While Ulloa may be ahead of the curve, his attitude is pretty typical of Generation Z, the cohort of 65 million to 75 million young people who are expected to start buying homes en masse within five to 10 years, demographers say. (The Pew Research Institute defines Generation Z as those born in 1997 and beyond.) Following hot on the heels of millennials — currently the largest group of home buyers — these upcoming bargain-hunting, tech-loving, and real estate-savvy buyers are expected to be a force to be reckoned with as they compete for smaller, more affordable abodes in what may still be a tight housing market, real estate experts say.
Read more: Realtor.com
State Tells Florida Keys To Add Affordable Housing
Gov. Rick Scott and the Florida Cabinet rejected appeals from planners and environmentalists last week to halt a state plan to bypass the rigid growth limits of the Florida Keys and allow the construction of 1,300 new affordable housing units that planners say will make evacuation from a hurricane worse.
The Keys Affordable Workforce Housing Initiative is a program of the Department of Economic Opportunity that allows Monroe County and its growth-limited cities to build up to 300 additional housing units each to replace the thousands of mobile homes and single-family homes destroyed by Hurricane Irma.
Instead of updating the administrative code, a lengthy process that would have required public input, DEO proposed leapfrogging that process by requiring anyone who lives in the new housing to leave the island chain 48 hours before a storm — current law requires permanent residents to leave 24 hours before a storm. The agency said enforcement of that provision will be up to local governments.
But planners and environmentalists urged the governor and Cabinet to find an alternative to the idea or wait until they can be assured that the new housing units don’t strain the already difficult evacuation efforts along U.S. 1.
Read more: Miami Herald
Regulations Blamed for Nearly One-Third of Multifamily Development Costs
Government regulations are responsible for nearly one-third of all multifamily development costs, according to new research released by the National Association of Home Builders (NAHB) and the National Multifamily Housing Council (NMHC).
While the average price tag for regulatory expenses is 32.1 percent, that sum can reach as high as 42.6 percent for some developments. An average of 7 percent of regulatory costs come from the building code changes put into place over the last 10 years, while 5.9 percent is attributable to development requirements — including streets, sidewalks, parking, landscaping, and architectural design — and 4.2 percent of the costs come from non-refundable fees charged when site work begins. Although local governments generally have authority for approving the development and adopting building codes, increased layers of fees and regulations have been applied in recent years by state and federal government agencies.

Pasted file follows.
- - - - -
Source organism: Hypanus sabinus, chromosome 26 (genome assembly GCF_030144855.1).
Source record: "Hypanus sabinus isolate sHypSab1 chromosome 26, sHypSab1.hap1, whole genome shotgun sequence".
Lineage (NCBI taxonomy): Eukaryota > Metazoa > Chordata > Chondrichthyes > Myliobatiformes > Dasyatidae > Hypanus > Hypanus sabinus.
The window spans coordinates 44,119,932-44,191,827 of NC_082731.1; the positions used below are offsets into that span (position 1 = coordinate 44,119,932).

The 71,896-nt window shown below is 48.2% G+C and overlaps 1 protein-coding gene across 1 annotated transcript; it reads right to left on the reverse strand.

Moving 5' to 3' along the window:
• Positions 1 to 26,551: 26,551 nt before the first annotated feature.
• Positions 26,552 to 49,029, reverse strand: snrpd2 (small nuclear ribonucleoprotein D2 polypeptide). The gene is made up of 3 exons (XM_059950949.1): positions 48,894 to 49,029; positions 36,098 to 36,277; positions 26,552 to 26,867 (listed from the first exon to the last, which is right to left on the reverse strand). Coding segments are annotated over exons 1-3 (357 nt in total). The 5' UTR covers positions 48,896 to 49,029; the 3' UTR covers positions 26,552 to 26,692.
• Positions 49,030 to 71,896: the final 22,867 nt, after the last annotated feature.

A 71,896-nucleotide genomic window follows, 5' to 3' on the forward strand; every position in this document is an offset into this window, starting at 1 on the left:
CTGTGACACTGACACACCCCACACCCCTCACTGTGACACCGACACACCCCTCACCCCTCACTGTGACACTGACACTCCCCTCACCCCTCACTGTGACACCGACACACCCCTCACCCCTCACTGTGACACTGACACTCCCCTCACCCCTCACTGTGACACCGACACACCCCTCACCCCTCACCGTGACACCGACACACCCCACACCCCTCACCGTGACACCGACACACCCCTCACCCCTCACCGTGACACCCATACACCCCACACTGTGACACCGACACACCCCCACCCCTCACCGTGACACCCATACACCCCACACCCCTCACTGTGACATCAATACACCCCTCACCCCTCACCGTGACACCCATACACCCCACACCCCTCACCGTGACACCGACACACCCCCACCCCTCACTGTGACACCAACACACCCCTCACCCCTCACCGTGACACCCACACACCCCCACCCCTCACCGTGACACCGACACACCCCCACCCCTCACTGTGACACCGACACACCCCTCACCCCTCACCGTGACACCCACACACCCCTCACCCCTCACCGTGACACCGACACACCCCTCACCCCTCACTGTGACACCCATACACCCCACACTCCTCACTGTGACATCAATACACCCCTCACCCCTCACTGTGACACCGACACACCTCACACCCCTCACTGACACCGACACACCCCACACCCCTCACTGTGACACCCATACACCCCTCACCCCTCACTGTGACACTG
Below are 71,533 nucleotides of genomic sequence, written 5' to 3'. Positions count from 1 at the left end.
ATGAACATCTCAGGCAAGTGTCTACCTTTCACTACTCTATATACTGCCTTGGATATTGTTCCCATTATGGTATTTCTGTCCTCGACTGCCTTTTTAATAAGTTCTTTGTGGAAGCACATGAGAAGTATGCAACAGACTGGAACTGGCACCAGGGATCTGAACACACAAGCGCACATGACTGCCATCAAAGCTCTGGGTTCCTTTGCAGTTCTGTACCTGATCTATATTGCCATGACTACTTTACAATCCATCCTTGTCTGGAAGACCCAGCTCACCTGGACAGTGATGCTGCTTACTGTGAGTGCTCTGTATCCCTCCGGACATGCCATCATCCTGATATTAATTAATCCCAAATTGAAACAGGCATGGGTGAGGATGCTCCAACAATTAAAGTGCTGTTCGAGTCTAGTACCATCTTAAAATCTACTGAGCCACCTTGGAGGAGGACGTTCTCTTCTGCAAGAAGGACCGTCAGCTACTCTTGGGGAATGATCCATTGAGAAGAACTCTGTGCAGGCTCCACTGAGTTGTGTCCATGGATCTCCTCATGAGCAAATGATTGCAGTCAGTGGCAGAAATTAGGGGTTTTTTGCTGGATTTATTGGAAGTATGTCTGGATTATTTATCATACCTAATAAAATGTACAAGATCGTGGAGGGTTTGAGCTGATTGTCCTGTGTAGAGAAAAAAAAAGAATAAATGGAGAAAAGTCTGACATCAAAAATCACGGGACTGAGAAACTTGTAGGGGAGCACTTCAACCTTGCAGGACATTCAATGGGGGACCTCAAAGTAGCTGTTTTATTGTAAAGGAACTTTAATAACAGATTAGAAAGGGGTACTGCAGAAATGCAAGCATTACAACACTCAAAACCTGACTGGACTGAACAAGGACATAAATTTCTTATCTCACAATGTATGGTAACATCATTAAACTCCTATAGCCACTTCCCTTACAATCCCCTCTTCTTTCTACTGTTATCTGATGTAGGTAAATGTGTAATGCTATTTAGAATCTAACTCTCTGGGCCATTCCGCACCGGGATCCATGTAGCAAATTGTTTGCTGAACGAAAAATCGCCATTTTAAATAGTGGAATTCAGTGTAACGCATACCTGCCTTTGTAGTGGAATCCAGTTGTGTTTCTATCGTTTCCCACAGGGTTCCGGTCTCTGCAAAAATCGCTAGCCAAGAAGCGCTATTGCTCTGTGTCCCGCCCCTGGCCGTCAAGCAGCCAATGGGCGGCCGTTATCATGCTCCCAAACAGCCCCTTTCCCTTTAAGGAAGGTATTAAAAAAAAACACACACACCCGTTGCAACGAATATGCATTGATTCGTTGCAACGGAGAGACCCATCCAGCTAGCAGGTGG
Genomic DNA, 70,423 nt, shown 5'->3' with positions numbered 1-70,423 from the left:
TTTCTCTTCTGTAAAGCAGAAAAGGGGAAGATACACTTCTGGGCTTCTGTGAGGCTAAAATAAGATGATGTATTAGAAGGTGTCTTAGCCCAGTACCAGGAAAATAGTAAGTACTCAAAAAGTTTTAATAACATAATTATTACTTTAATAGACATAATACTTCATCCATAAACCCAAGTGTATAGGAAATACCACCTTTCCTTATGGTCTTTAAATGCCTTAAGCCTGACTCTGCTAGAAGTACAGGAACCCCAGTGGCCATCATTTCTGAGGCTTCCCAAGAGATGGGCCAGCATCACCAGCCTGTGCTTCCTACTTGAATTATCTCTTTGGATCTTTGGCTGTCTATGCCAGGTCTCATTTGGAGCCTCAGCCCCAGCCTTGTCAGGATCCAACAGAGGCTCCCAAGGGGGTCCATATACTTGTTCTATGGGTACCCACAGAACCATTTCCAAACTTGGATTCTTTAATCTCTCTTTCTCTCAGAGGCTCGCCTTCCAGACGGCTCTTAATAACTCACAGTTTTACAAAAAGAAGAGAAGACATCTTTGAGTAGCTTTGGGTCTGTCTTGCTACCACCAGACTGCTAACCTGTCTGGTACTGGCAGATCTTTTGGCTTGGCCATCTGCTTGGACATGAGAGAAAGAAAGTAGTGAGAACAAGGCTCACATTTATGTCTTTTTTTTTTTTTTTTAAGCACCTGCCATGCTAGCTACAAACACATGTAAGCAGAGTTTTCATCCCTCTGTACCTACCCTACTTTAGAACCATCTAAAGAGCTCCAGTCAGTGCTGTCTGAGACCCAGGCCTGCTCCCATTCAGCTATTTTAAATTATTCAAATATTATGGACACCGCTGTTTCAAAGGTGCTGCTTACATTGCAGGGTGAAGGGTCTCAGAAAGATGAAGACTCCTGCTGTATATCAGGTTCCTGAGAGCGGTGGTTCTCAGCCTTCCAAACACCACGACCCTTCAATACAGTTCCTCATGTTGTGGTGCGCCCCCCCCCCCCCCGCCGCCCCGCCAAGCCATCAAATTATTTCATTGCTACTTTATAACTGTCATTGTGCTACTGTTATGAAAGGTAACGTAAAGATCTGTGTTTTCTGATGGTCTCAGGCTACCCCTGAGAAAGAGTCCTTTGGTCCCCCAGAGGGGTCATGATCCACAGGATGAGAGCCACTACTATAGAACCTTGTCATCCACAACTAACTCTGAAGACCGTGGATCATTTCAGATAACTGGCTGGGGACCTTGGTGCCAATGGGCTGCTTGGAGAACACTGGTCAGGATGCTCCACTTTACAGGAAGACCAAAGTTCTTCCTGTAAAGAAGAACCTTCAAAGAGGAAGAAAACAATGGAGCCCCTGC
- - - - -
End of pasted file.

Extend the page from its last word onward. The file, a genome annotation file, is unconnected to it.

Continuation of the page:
“The home building industry is one of the most highly regulated industries, and the multifamily sector is particularly subject to these obligations,” said NAHB Chairman Randy Noel, a custom home builder from LaPlace, La. “Housing affordability is a huge issue throughout the county, and this new research only further illustrates how the layers of excessive regulation translate into higher rents and reduced affordability for consumers.”
Read more: National Mortgage Professional
U.K. Housing Market Is Stuck in the Doldrums
The U.K. housing market stayed stuck in a rut in May as activity and prices remained broadly flat, according to the Royal Institution of Chartered Surveyors.
RICS’s gauge of prices came in at minus 3 last month, up from minus 7 in April but still consistent with no change in prices, the organization said in a report last week. While there was some cause for optimism, with a measure of new instructions turning positive for the first time in 27 months, forward-looking indexes suggested the market is unlikely to gain near-term impetus, RICS said.
London was once again the nation’s weak spot, although prices also dropped in the southeast and the previously solid southwest. The capital has been roiled by tax changes and the U.K.’s decision to quit the European Union, while years of rampant price gains have also stretched affordability, putting off potential buyers.
Read more: Bloomberg